US Q2 Growth Estimates Decline But Still Set To Beat Q1’s Increase

The US economy remains on track to post stronger growth in the second quarter, although the pace of acceleration over Q1 has been revised lower in recent weeks, based on a set of nowcasts.

US gross domestic product is projected to increase 9.0% in Q2 (real annual rate) via the median nowcast for several estimates compiled by CapitalSpectator.com. This estimate represents a strong upgrade over the already hefty 6.4% gain reported for Q1. Note, however, that the median Q2 nowcast continues to decline as new data becomes available for the current quarter.

The current 9.0% nowcast for Q2 fell modestly from the 9.9% estimate published on May 21, which slipped from May 6’s 10.5% nowcast. The declines aren’t surprising – unusually high estimates based on preliminary numbers are likely to be revised down. It’s likely that the current 9.0% nowcast will fall further in the weeks ahead of the government’s initial Q2 GDP report scheduled for July 29.

Although Q2 growth estimates are subject to downgrades in the weeks ahead, the outlook for an improvement on Q1 remains intact. Survey data published by IHS Markit last week, for example, continues to indicate a strong rebound in progress through May.

“The US economic recovery shifted up a gear in May, with the PMI covering the combined output of the manufacturing and service sectors surging past all prior peaks by an impressive margin,” advises Chris Williamson, chief business economist at IHS Markit. “The strong correlation between the PMI and GDP means the economy looks set to enjoy impressive – potentially double-digit – growth in the second quarter.”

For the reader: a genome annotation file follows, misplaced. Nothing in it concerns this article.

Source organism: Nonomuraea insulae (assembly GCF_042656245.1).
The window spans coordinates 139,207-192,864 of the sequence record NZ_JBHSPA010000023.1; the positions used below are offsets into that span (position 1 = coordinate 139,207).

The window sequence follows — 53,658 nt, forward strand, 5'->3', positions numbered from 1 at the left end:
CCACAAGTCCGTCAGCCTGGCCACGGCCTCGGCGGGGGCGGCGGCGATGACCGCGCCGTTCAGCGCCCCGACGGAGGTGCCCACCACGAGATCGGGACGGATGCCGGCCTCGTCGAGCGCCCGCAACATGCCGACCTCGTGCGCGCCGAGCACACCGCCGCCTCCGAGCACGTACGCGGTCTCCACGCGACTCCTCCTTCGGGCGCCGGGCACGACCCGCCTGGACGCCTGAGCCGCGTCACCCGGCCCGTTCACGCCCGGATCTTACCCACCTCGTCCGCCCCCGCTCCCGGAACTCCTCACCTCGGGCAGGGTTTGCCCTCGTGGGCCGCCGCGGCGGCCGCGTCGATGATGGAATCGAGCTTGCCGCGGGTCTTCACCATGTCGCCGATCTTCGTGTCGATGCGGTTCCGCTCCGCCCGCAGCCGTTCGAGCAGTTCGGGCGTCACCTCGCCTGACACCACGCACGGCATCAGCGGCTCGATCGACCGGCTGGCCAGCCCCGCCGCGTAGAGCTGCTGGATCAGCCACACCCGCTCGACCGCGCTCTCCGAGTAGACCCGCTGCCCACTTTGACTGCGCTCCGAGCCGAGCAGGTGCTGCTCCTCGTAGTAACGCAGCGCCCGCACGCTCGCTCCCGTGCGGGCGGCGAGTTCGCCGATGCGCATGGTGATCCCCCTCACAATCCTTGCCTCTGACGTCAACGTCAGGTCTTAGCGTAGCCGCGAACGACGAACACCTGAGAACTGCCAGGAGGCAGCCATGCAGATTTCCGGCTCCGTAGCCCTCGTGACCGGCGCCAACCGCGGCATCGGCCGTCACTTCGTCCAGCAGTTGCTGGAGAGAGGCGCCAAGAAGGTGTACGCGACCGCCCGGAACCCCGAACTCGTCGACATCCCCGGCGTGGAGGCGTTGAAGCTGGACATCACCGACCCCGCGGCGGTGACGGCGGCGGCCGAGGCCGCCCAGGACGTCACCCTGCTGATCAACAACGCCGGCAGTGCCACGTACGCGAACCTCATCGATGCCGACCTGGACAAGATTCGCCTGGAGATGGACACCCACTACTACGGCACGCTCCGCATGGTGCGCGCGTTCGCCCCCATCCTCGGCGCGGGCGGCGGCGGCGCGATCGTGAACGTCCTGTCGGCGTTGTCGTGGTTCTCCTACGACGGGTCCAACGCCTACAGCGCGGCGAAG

A headwind that could affect evolving estimates of Q2 growth is the ongoing struggle to hire enough workers as the economy rebounds.

“Things exploded — it was like a light switch,” says Kirby Mallon, president of Elmer Schultz Services, which repairs and maintains kitchen equipment for restaurants and other clients. “The labor market is just out of control. We literally cannot hire technicians … We ramped up so quickly, the supply chain wasn’t ready for it.”

Yesterday’s release of the Labor Department’s estimates of job openings aligns with Mallon’s narrative. The US reported 9.3 million job openings in April, the highest on record (starting in 2000). Meanwhile, workers quitting jobs also reached a record high as layoffs dropped to the lowest since data collection began for the series more than 20 years ago. Meanwhile, almost half of small business report difficulty in hiring workers.

“The rate at which adults are participating in the workforce has been flat since last summer,” observes Michael Strain, director of economic policy studies at the American Enterprise Institute. “This is a significant issue. Workers are not coming back.”

Perhaps, but private nonfarm payrolls grew by a solid 492,000 in May, more than double the gain in the previous month. Economists were expecting a significantly higher increase, but the latest gain still points to a labor market that’s humming and most forecasts see more of the same for the summer.

Production bottlenecks and labor market frictions will remain headwinds for the rebound, but at this point the odds still appear favorable for expecting a strong acceleration in Q2 GDP growth over Q1’s gain.

“The supply constraints are problematic, but it doesn’t mean that’s going to prevent the economy from continuing to recover,” says Ryan Sweet, senior economist at Moody’s Analytics.


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